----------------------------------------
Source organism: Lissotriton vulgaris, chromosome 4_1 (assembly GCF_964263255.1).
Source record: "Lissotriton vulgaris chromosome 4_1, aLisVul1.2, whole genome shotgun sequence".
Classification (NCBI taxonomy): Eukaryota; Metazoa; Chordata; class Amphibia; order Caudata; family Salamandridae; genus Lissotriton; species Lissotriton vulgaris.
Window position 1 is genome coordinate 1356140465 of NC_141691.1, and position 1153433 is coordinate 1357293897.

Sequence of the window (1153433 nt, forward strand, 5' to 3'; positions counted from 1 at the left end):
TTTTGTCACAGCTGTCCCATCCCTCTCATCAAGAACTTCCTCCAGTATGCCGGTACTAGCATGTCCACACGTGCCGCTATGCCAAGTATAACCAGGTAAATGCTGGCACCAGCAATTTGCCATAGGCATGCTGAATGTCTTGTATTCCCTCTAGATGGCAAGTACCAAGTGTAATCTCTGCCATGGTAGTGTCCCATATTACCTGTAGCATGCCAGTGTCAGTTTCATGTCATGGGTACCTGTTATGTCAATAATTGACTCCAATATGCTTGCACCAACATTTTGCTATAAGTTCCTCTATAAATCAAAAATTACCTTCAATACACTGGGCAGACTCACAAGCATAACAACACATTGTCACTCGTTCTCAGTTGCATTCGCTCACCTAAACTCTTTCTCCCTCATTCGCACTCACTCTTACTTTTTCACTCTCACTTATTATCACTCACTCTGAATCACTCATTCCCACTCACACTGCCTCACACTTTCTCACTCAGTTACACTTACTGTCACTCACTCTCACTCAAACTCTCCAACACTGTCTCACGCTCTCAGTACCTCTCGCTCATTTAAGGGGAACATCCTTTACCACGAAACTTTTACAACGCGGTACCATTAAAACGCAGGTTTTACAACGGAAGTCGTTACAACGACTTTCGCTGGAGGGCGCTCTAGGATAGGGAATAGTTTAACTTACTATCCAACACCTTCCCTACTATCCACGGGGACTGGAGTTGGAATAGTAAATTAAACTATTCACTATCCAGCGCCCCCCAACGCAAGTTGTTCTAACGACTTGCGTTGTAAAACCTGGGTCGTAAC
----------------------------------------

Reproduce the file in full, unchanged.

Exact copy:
Source organism: Lissotriton vulgaris, chromosome 4_1 (assembly GCF_964263255.1).
Source record: "Lissotriton vulgaris chromosome 4_1, aLisVul1.2, whole genome shotgun sequence".
Classification (NCBI taxonomy): Eukaryota; Metazoa; Chordata; class Amphibia; order Caudata; family Salamandridae; genus Lissotriton; species Lissotriton vulgaris.
Window position 1 is genome coordinate 1356140465 of NC_141691.1, and position 1153433 is coordinate 1357293897.

Sequence of the window (1153433 nt, forward strand, 5' to 3'; positions counted from 1 at the left end):
TTTTGTCACAGCTGTCCCATCCCTCTCATCAAGAACTTCCTCCAGTATGCCGGTACTAGCATGTCCACACGTGCCGCTATGCCAAGTATAACCAGGTAAATGCTGGCACCAGCAATTTGCCATAGGCATGCTGAATGTCTTGTATTCCCTCTAGATGGCAAGTACCAAGTGTAATCTCTGCCATGGTAGTGTCCCATATTACCTGTAGCATGCCAGTGTCAGTTTCATGTCATGGGTACCTGTTATGTCAATAATTGACTCCAATATGCTTGCACCAACATTTTGCTATAAGTTCCTCTATAAATCAAAAATTACCTTCAATACACTGGGCAGACTCACAAGCATAACAACACATTGTCACTCGTTCTCAGTTGCATTCGCTCACCTAAACTCTTTCTCCCTCATTCGCACTCACTCTTACTTTTTCACTCTCACTTATTATCACTCACTCTGAATCACTCATTCCCACTCACACTGCCTCACACTTTCTCACTCAGTTACACTTACTGTCACTCACTCTCACTCAAACTCTCCAACACTGTCTCACGCTCTCAGTACCTCTCGCTCATTTAAGGGGAACATCCTTTACCACGAAACTTTTACAACGCGGTACCATTAAAACGCAGGTTTTACAACGGAAGTCGTTACAACGACTTTCGCTGGAGGGCGCTCTAGGATAGGGAATAGTTTAACTTACTATCCAACACCTTCCCTACTATCCACGGGGACTGGAGTTGGAATAGTAAATTAAACTATTCACTATCCAGCGCCCCCCAACGCAAGTTGTTCTAACGACTTGCGTTGTAAAACCTGGGTCGTAAC